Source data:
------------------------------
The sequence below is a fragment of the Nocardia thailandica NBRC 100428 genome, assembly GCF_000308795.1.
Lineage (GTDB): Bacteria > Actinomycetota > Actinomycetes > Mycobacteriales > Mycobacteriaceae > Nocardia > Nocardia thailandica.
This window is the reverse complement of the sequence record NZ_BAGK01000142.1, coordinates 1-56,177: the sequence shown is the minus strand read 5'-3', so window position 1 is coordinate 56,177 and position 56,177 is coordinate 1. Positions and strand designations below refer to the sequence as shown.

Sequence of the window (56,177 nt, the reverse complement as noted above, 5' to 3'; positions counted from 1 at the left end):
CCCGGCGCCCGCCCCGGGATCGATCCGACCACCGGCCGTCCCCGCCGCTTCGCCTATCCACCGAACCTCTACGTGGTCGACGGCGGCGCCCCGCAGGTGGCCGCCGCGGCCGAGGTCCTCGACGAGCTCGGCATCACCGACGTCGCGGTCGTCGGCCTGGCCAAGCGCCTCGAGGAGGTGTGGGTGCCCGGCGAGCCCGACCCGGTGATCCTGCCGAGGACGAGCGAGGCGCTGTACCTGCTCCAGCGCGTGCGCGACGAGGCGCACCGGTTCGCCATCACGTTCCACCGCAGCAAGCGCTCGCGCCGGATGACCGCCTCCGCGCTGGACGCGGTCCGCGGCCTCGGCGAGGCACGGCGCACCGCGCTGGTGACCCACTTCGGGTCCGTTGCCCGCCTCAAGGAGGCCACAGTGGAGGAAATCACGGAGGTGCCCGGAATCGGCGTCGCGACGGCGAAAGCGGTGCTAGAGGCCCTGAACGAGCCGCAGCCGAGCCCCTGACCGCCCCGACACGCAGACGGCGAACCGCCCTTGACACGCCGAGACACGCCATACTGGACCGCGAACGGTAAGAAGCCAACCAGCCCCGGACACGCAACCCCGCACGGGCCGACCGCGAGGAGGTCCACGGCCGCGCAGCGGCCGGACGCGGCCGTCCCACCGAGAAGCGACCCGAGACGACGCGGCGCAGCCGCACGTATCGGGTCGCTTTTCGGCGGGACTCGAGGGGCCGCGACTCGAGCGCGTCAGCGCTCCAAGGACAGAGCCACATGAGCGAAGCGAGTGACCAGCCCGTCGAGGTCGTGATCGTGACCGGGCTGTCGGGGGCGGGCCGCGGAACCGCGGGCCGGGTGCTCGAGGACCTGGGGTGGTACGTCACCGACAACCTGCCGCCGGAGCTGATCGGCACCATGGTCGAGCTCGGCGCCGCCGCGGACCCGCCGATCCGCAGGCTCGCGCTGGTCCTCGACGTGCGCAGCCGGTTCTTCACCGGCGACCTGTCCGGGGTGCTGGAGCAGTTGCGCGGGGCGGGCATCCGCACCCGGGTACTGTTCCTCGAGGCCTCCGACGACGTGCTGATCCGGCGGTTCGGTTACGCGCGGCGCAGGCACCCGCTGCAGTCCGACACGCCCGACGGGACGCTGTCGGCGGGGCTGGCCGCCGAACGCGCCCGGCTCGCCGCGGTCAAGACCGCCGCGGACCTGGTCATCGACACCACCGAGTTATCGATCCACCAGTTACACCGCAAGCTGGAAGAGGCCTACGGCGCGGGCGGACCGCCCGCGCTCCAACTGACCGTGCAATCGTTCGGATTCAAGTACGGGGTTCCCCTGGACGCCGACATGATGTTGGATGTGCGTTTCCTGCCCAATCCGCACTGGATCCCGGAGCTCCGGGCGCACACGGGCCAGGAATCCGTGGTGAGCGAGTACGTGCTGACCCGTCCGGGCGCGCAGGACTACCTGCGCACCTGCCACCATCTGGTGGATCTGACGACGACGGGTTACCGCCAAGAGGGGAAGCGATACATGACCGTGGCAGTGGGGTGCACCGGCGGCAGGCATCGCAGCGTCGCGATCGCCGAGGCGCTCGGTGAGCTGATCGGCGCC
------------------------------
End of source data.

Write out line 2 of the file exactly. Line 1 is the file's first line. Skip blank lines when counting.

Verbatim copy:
Lineage (GTDB): Bacteria > Actinomycetota > Actinomycetes > Mycobacteriales > Mycobacteriaceae > Nocardia > Nocardia thailandica.